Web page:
Near the finish line, Brighid Wall of Duxbury, Mass. stood to watch the race with her husband and children, cheering on the competitors laboring through the race’s final demanding steps.
In the post-race chute Tracy Eaves, a 43-year-old controller from Niles, Mich., proudly claimed her medal and a Mylar blanket, and took a big swig from a bottle of Gatorade.
And at the corner of Newberry Street and Gloucester, cab driver Lahcene Belhoucet pulled over, relishing the overabundance of paying passengers on an afternoon that traditionally gives almost as much of a boost to Boston’s economy as it does to the city’s spirits.
But the blast — so loud it recalled the cannon fire heard on summer nights when the Boston Pops plays the 1812 Overture — brought the celebration crashing down.
“Everyone sort of froze, the runners froze, and then they kept going because you weren’t sure what it was,” Wall said. “The first explosion was far enough away that we only saw smoke.” Then the second bomb exploded, this time just 10 feet away.
“My husband threw our kids to the ground and lay on top of them,” Wall said. “A man lay on top of us and said ‘Don’t get up! Don’t get up!”
From her spot beyond the finish, a “huge shaking boom” washed over Eaves.
“I turned around and saw this monstrous smoke,” she said. She thought it might be part of the festivities, until the second blast and volunteers began rushing the runners from the scene.
“Then you start to panic,” she said.
Back in the field, Jones-Bolton noticed runners turning around and coming back at her. Then she realized most were wearing the blankets given to those who’d already completed the race. Suddenly the race came to halt, but nobody could say why. When word began to spread, Jones-Bolton panicked at the thought of her husband standing at the finish line, but was reassured by other runners.
At the finish, Wall, her husband and children raised their heads after a minute or two of silence. Beside them, a man was kneeling, looking dazed, blood dripping from his head. A body lay on the ground nearby, not moving at all. But in a landscape of blood and glass and twisted metal, they were far from alone.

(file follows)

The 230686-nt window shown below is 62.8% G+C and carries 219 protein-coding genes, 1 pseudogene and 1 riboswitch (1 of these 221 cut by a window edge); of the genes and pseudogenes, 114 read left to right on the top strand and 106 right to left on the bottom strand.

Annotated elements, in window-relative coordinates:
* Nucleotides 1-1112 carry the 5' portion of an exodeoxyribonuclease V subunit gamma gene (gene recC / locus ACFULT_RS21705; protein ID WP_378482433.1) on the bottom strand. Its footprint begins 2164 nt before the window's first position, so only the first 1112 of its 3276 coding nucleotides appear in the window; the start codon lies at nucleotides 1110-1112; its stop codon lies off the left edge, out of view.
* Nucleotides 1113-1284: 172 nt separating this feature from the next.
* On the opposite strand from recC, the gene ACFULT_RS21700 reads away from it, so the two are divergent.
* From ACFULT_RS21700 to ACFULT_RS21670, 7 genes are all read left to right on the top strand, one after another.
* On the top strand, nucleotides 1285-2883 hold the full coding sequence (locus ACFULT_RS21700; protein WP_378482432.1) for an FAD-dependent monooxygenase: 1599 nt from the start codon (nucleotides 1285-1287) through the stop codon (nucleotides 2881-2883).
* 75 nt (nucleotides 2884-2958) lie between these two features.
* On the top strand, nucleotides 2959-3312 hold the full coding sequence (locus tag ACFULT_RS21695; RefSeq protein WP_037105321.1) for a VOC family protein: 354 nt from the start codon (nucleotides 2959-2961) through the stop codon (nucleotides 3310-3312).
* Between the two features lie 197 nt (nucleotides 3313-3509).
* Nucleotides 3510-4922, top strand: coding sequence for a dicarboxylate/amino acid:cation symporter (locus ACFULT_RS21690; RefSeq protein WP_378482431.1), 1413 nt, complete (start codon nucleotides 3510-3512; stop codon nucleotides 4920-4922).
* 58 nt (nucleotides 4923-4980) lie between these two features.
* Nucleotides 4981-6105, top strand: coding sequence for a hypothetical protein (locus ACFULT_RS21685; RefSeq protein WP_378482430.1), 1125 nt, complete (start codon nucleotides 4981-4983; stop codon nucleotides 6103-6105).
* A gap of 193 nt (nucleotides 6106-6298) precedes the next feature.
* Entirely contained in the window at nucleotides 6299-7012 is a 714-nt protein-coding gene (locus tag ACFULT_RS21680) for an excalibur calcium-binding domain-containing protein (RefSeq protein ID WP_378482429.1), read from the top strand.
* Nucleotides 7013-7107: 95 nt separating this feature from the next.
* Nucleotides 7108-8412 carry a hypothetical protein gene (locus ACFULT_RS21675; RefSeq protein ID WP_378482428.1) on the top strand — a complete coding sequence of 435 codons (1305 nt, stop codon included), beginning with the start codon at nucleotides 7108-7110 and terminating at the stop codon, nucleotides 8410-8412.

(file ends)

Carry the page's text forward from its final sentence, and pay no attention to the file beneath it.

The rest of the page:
“We grabbed each other and we ran but we didn’t know where to run to because windows were blown out so another man helped me pick up my daughter,” and they ran into a coffee shop, out the back door into an alley and kept going.
Meanwhile, the instincts of Dr. Martin Levine, a Bayonne. N.J., physician who has long volunteered to attend to elite runners at the finish line, told him to do just the opposite. Looking up at the plume of smoke, he estimated it was about two storefronts wide and quickly calculated how many spectators might be located in such an area.
“Make room for casualties — about 40!,” he yelled into the runner’s relief tent. “Get the runners out if they can!” And he took off. Just then the second bomb went off. He reached the site to find a landscape resembling a battlefield, littered with severed limbs.
“The people were still smoking, their skin and their clothes were burning,” he said. “There were lower extremity body parts all over the place…and all of the wounds were extreme gaping holes, with the flesh hanging from the bones — if there was any bone left.”
Back in his cab, Belhoucet said he mistook the first blast for an earthquake. Fearing that a building might collapse, he considered running. But then people came pouring down the street and he beckoned a family into the car. He grabbed the wheel, then turned momentarily to ask where they wanted to go.
Only then did he notice the man’s face, dripping with blood.
Now, three days after the bombing, investigators had made significant headway in deciphering the method behind the terror.